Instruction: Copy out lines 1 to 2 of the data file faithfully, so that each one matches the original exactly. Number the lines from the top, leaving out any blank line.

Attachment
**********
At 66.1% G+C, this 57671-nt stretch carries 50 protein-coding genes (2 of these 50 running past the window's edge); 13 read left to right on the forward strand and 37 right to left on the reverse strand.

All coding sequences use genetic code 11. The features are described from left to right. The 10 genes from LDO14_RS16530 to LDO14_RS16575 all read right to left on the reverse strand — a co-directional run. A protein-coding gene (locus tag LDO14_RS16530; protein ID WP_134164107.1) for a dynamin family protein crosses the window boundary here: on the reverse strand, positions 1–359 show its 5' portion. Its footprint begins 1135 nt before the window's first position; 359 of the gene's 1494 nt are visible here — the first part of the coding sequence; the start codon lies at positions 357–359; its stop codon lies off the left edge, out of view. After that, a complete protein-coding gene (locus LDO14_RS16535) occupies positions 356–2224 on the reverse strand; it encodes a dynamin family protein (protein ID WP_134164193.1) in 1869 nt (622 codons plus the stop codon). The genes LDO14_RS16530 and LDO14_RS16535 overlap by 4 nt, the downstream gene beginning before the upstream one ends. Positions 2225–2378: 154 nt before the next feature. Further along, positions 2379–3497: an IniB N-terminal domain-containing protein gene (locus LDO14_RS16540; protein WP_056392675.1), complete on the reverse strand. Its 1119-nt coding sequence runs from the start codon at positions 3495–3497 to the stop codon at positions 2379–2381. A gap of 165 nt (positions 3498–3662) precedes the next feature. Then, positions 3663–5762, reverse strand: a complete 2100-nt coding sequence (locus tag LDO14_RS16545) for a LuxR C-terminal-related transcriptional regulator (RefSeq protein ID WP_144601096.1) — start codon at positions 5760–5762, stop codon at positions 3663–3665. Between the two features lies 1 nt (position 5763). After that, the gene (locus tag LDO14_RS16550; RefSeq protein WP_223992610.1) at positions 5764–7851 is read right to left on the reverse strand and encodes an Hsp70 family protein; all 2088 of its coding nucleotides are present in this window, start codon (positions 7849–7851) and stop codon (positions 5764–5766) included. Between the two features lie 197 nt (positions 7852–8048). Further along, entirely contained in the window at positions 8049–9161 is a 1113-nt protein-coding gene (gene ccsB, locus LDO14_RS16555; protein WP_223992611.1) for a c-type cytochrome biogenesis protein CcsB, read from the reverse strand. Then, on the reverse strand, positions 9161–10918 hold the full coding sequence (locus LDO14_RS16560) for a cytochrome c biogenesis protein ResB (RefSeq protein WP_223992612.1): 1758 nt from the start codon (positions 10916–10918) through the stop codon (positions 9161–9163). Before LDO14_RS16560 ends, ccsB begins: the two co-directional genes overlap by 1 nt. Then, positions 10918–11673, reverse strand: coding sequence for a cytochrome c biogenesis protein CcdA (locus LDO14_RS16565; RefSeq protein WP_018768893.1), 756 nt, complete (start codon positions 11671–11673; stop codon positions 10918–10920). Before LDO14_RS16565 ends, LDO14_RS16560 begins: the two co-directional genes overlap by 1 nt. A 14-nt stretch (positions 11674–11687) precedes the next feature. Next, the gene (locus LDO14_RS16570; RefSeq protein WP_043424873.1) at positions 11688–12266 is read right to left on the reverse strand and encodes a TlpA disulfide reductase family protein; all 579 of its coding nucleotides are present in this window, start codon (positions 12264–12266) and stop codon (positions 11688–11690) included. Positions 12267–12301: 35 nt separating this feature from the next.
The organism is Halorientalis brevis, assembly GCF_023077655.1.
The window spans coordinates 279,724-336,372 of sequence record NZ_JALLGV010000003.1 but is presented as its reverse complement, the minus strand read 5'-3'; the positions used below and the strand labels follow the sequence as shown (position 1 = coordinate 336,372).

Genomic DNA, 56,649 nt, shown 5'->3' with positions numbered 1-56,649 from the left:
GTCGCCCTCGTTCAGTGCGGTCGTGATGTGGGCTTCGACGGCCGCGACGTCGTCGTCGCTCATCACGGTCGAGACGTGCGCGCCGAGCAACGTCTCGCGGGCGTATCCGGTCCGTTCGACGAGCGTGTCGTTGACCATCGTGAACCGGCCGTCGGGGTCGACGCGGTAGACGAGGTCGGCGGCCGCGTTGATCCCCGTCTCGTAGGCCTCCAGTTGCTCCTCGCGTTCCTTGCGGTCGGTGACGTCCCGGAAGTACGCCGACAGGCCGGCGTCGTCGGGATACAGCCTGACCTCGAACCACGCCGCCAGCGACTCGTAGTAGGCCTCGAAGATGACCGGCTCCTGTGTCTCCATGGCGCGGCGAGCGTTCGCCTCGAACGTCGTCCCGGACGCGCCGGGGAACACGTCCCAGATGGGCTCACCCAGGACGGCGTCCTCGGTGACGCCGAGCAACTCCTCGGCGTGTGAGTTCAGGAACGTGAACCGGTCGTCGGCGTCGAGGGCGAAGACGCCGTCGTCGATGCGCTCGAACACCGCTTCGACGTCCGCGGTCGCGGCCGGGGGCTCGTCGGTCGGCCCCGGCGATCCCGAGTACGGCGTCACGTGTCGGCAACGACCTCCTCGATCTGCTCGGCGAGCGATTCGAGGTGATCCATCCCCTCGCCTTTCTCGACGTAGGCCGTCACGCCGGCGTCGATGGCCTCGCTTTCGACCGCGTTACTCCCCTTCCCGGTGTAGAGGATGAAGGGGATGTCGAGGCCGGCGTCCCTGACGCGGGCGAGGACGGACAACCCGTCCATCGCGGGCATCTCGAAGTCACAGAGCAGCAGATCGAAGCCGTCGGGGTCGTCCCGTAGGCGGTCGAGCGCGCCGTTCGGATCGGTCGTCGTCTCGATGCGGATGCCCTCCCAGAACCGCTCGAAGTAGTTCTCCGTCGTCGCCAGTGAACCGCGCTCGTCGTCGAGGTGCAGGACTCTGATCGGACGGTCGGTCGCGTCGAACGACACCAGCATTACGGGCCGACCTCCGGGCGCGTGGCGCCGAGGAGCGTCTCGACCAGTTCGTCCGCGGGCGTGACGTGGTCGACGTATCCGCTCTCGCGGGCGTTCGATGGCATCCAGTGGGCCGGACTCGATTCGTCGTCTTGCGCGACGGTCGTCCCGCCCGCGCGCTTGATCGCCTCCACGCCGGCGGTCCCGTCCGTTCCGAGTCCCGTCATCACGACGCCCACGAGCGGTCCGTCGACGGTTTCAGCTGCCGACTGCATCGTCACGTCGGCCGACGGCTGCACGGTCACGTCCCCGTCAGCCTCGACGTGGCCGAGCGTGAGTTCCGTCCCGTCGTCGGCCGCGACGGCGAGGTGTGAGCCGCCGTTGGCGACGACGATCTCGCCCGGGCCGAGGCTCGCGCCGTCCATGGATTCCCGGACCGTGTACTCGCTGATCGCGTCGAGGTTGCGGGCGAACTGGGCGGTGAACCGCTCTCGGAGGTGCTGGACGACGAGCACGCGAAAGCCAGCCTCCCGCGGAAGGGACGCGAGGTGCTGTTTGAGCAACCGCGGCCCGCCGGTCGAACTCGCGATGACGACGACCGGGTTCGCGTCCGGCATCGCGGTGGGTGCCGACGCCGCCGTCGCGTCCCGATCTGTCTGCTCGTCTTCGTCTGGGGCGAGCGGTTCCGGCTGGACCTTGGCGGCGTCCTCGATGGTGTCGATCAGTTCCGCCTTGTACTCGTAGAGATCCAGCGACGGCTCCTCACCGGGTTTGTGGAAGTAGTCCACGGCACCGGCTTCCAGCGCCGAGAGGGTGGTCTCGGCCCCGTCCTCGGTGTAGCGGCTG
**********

At 66.1% G+C, this 57671-nt stretch carries 50 protein-coding genes (2 of these 50 running past the window's edge); 13 read left to right on the forward strand and 37 right to left on the reverse strand.

All coding sequences use genetic code 11. The features are described from left to right. The 10 genes from LDO14_RS16530 to LDO14_RS16575 all read right to left on the reverse strand — a co-directional run. A protein-coding gene (locus tag LDO14_RS16530; protein ID WP_134164107.1) for a dynamin family protein crosses the window boundary here: on the reverse strand, positions 1–359 show its 5' portion. Its footprint begins 1135 nt before the window's first position; 359 of the gene's 1494 nt are visible here — the first part of the coding sequence; the start codon lies at positions 357–359; its stop codon lies off the left edge, out of view. After that, a complete protein-coding gene (locus LDO14_RS16535) occupies positions 356–2224 on the reverse strand; it encodes a dynamin family protein (protein ID WP_134164193.1) in 1869 nt (622 codons plus the stop codon). The genes LDO14_RS16530 and LDO14_RS16535 overlap by 4 nt, the downstream gene beginning before the upstream one ends. Positions 2225–2378: 154 nt before the next feature. Further along, positions 2379–3497: an IniB N-terminal domain-containing protein gene (locus LDO14_RS16540; protein WP_056392675.1), complete on the reverse strand. Its 1119-nt coding sequence runs from the start codon at positions 3495–3497 to the stop codon at positions 2379–2381. A gap of 165 nt (positions 3498–3662) precedes the next feature. Then, positions 3663–5762, reverse strand: a complete 2100-nt coding sequence (locus tag LDO14_RS16545) for a LuxR C-terminal-related transcriptional regulator (RefSeq protein ID WP_144601096.1) — start codon at positions 5760–5762, stop codon at positions 3663–3665. Between the two features lies 1 nt (position 5763). After that, the gene (locus tag LDO14_RS16550; RefSeq protein WP_223992610.1) at positions 5764–7851 is read right to left on the reverse strand and encodes an Hsp70 family protein; all 2088 of its coding nucleotides are present in this window, start codon (positions 7849–7851) and stop codon (positions 5764–5766) included. Between the two features lie 197 nt (positions 7852–8048). Further along, entirely contained in the window at positions 8049–9161 is a 1113-nt protein-coding gene (gene ccsB, locus LDO14_RS16555; protein WP_223992611.1) for a c-type cytochrome biogenesis protein CcsB, read from the reverse strand. Then, on the reverse strand, positions 9161–10918 hold the full coding sequence (locus LDO14_RS16560) for a cytochrome c biogenesis protein ResB (RefSeq protein WP_223992612.1): 1758 nt from the start codon (positions 10916–10918) through the stop codon (positions 9161–9163). Before LDO14_RS16560 ends, ccsB begins: the two co-directional genes overlap by 1 nt. Then, positions 10918–11673, reverse strand: coding sequence for a cytochrome c biogenesis protein CcdA (locus LDO14_RS16565; RefSeq protein WP_018768893.1), 756 nt, complete (start codon positions 11671–11673; stop codon positions 10918–10920). Before LDO14_RS16565 ends, LDO14_RS16560 begins: the two co-directional genes overlap by 1 nt. A 14-nt stretch (positions 11674–11687) precedes the next feature. Next, the gene (locus LDO14_RS16570; RefSeq protein WP_043424873.1) at positions 11688–12266 is read right to left on the reverse strand and encodes a TlpA disulfide reductase family protein; all 579 of its coding nucleotides are present in this window, start codon (positions 12264–12266) and stop codon (positions 11688–11690) included. Positions 12267–12301: 35 nt separating this feature from the next.